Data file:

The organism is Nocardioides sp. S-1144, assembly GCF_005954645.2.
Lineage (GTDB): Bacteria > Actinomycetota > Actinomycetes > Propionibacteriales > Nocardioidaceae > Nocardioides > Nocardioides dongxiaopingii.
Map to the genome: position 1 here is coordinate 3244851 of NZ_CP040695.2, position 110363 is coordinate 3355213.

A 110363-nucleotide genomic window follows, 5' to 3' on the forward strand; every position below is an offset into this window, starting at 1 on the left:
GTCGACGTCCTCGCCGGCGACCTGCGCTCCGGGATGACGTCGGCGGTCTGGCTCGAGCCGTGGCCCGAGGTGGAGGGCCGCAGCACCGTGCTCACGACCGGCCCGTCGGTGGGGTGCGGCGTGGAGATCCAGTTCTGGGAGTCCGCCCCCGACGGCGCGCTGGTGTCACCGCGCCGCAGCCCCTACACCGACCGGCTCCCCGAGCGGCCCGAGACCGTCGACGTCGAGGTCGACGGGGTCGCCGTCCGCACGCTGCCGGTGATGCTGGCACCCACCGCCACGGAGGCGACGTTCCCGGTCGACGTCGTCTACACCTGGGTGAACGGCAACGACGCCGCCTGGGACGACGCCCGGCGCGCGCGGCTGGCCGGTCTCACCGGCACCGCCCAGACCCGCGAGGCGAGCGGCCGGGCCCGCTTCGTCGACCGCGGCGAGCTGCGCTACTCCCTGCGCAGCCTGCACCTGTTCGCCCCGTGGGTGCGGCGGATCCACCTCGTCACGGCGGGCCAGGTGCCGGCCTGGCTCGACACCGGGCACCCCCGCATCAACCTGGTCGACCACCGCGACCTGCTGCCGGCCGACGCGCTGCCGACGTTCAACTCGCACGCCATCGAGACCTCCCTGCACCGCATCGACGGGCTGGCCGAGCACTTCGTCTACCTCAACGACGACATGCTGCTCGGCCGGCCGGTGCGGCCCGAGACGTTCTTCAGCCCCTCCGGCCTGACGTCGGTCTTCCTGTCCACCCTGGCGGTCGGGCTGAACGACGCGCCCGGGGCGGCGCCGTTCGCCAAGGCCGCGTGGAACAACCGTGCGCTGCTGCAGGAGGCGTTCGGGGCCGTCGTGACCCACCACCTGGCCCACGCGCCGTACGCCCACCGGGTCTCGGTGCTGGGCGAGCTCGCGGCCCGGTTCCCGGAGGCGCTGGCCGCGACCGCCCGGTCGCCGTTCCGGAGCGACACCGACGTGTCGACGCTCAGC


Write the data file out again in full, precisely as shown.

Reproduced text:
The organism is Nocardioides sp. S-1144, assembly GCF_005954645.2.
Lineage (GTDB): Bacteria > Actinomycetota > Actinomycetes > Propionibacteriales > Nocardioidaceae > Nocardioides > Nocardioides dongxiaopingii.
Map to the genome: position 1 here is coordinate 3244851 of NZ_CP040695.2, position 110363 is coordinate 3355213.

A 110363-nucleotide genomic window follows, 5' to 3' on the forward strand; every position below is an offset into this window, starting at 1 on the left:
GTCGACGTCCTCGCCGGCGACCTGCGCTCCGGGATGACGTCGGCGGTCTGGCTCGAGCCGTGGCCCGAGGTGGAGGGCCGCAGCACCGTGCTCACGACCGGCCCGTCGGTGGGGTGCGGCGTGGAGATCCAGTTCTGGGAGTCCGCCCCCGACGGCGCGCTGGTGTCACCGCGCCGCAGCCCCTACACCGACCGGCTCCCCGAGCGGCCCGAGACCGTCGACGTCGAGGTCGACGGGGTCGCCGTCCGCACGCTGCCGGTGATGCTGGCACCCACCGCCACGGAGGCGACGTTCCCGGTCGACGTCGTCTACACCTGGGTGAACGGCAACGACGCCGCCTGGGACGACGCCCGGCGCGCGCGGCTGGCCGGTCTCACCGGCACCGCCCAGACCCGCGAGGCGAGCGGCCGGGCCCGCTTCGTCGACCGCGGCGAGCTGCGCTACTCCCTGCGCAGCCTGCACCTGTTCGCCCCGTGGGTGCGGCGGATCCACCTCGTCACGGCGGGCCAGGTGCCGGCCTGGCTCGACACCGGGCACCCCCGCATCAACCTGGTCGACCACCGCGACCTGCTGCCGGCCGACGCGCTGCCGACGTTCAACTCGCACGCCATCGAGACCTCCCTGCACCGCATCGACGGGCTGGCCGAGCACTTCGTCTACCTCAACGACGACATGCTGCTCGGCCGGCCGGTGCGGCCCGAGACGTTCTTCAGCCCCTCCGGCCTGACGTCGGTCTTCCTGTCCACCCTGGCGGTCGGGCTGAACGACGCGCCCGGGGCGGCGCCGTTCGCCAAGGCCGCGTGGAACAACCGTGCGCTGCTGCAGGAGGCGTTCGGGGCCGTCGTGACCCACCACCTGGCCCACGCGCCGTACGCCCACCGGGTCTCGGTGCTGGGCGAGCTCGCGGCCCGGTTCCCGGAGGCGCTGGCCGCGACCGCCCGGTCGCCGTTCCGGAGCGACACCGACGTGTCGACGCTCAGC